One day as the god, disguised as a shepherd, was wandering about the earth, he came to Baku, then a dreary, deserted sea-shore, and found an old devotee of his quarrelling with his wife. Upon this barren spot wood was scarce, and she would not give up a certain portion of her stock of cooking fuel to be burned upon the altar. So the Ahriman element was aroused in the god and, striking the stingy old woman, he changed her into a gigantic rock. Then, the Ahura-Mazda element prevailing, he, to console the bereaved widower, promised that neither he, nor his descendants, should ever need fuel any more, for he would provide such a supply as should last till the end of time. So he struck the rock again and then struck the ground for miles around, and the earth and the calcareous soil of the Caspian shores were filled up to the brim with naphtha. To commemorate the happy event, the old devotee assembled all the youths of the neighborhood and set himself to excavating the rock — which was all that remained of his ex-wife. He cut the battlemented walls, and fashioned the altar and the four pillars, hollowing them all to allow the gases to rise up and escape through the top of the merlons. The god Mithra upon seeing the work ended, sent a lightning flash, which set ablaze the fire upon the altar, and lit up every merlon upon the walls. Then, in order that it should burn the brighter, he called forth the four winds and ordered them to blow the flame in every direction. To this day, Baku is known, under its primitive name of "Baadey-ku-ba," which means literally the gathering of winds.

According to another legend, the devotees of Mithra worshipped at his shrines, until Zarathustra, descending from heaven in the shape of a 'Golden Star,' transformed himself into a man, and began teaching a new doctrine. He sung the praises of the One but Triple god - the supreme Eternal, the incomprehensible essence 'Zervana-Akerene,' which emanating from itself 'Primeval Light,' the latter in its turn produced Ahura-Mazda.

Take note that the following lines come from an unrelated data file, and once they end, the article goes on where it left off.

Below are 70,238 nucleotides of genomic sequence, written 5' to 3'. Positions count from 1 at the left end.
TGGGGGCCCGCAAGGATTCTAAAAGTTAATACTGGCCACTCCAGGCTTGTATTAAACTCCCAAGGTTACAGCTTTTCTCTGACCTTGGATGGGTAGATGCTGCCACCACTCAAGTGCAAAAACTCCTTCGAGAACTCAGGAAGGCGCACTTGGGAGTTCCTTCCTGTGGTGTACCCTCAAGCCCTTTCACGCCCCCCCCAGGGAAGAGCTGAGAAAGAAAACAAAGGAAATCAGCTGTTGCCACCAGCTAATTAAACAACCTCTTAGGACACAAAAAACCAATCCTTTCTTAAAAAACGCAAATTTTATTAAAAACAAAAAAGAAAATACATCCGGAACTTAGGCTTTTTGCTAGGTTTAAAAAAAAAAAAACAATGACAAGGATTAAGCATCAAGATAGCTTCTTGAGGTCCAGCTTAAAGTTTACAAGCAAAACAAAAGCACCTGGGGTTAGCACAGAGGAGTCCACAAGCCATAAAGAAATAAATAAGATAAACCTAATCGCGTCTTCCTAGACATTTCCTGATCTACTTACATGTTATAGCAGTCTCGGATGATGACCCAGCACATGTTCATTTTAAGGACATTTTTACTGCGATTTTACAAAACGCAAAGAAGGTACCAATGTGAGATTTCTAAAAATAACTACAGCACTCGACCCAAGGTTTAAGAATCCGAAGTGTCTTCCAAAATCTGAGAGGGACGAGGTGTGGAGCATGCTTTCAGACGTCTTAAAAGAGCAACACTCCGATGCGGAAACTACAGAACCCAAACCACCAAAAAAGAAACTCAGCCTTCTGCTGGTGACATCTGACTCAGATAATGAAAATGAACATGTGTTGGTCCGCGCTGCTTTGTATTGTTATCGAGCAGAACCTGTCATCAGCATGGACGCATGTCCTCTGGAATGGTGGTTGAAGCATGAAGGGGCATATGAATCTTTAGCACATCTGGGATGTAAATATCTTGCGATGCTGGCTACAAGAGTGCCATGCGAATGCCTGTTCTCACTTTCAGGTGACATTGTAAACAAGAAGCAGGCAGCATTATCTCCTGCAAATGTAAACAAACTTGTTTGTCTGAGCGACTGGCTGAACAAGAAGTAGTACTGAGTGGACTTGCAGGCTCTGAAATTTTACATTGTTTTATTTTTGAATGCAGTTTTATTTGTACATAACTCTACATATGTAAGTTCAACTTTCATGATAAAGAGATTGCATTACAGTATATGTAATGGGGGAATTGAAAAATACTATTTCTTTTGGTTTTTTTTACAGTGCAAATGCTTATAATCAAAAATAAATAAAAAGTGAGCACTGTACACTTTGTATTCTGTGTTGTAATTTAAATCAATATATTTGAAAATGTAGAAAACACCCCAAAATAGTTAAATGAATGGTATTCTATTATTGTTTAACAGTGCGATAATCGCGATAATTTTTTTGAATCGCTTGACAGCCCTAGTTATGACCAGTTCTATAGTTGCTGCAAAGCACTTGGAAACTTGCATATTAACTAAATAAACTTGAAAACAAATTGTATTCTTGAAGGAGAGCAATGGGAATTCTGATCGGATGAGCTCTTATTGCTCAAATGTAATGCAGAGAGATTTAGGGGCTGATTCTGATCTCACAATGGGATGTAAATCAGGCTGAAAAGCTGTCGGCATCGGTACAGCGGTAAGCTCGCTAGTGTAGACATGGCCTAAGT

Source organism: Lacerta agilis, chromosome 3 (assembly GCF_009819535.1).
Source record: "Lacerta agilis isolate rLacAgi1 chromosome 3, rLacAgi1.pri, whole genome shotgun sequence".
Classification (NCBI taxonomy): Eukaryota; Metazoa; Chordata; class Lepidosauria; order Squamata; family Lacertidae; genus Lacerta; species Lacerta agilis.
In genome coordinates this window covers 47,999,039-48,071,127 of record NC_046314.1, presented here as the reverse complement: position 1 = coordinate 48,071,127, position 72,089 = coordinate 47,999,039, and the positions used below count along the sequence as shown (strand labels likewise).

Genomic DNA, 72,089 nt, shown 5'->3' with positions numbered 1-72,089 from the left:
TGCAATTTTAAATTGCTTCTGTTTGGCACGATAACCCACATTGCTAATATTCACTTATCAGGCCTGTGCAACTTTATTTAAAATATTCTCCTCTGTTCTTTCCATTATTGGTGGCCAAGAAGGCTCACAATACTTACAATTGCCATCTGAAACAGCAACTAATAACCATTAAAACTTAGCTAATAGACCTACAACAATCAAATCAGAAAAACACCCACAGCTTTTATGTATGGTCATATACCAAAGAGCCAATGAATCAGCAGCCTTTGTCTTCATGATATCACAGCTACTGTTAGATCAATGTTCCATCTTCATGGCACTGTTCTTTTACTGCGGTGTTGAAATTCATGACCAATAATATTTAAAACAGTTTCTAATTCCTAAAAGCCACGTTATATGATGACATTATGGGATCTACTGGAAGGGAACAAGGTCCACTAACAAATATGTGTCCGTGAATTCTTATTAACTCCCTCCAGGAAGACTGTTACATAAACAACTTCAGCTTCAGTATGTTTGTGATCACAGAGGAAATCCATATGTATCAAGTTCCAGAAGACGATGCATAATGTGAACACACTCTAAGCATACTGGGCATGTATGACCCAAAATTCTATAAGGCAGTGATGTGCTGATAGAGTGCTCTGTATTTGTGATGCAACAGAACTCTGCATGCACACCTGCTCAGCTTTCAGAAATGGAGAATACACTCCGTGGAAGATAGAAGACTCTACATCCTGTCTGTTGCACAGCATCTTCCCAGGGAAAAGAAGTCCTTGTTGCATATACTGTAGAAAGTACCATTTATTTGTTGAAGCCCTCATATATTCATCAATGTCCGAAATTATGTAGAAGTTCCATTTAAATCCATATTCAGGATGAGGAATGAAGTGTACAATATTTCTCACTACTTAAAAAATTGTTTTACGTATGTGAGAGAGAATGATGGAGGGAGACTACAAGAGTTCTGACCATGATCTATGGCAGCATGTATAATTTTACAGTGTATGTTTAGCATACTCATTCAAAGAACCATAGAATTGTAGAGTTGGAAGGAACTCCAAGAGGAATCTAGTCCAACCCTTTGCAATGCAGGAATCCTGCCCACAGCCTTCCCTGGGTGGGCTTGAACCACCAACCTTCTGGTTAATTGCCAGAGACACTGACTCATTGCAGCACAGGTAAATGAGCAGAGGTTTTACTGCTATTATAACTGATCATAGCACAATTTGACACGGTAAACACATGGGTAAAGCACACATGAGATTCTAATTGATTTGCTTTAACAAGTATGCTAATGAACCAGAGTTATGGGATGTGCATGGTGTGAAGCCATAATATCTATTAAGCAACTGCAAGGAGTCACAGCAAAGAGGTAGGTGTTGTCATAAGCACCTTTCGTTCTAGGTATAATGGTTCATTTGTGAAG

With the exception of the Bombay community of Parsees, Fire-worshippers are, then, to be found but in the two places before mentioned, and scattered around Baku. The Parsees are considered by all the travelers as well as Anglo-Indians as the most intelligent, industrious and well-behaved community of the native races, the fire-worshippers of Kerman and Yezd bear a very high character among the Persians, as well as among the Russians of Baku. Uncouth and crafty some of them have become, owing to long centuries of persecution and spoliation; but the unanimous testimony is in their favor and they are spoken of as a virtuous, highly moral, and industrious population. 'As good as the word of a Guebre' is a common saying among the Kurds, who repeat it without being in the least conscious of the self-condemnation contained in it.

Footnotes
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Sources


Title: Beyond Sustainable Economy
Author: Dr. Rudi Jansma, Dr. Sushma Singhvi
Publisher: Prakrit Bharati Academy
Edition:
2016


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  1. Blavatsky
  2. Bombay
  3. Christianity
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  5. Helena Petrovna Blavatsky
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  7. The Pioneer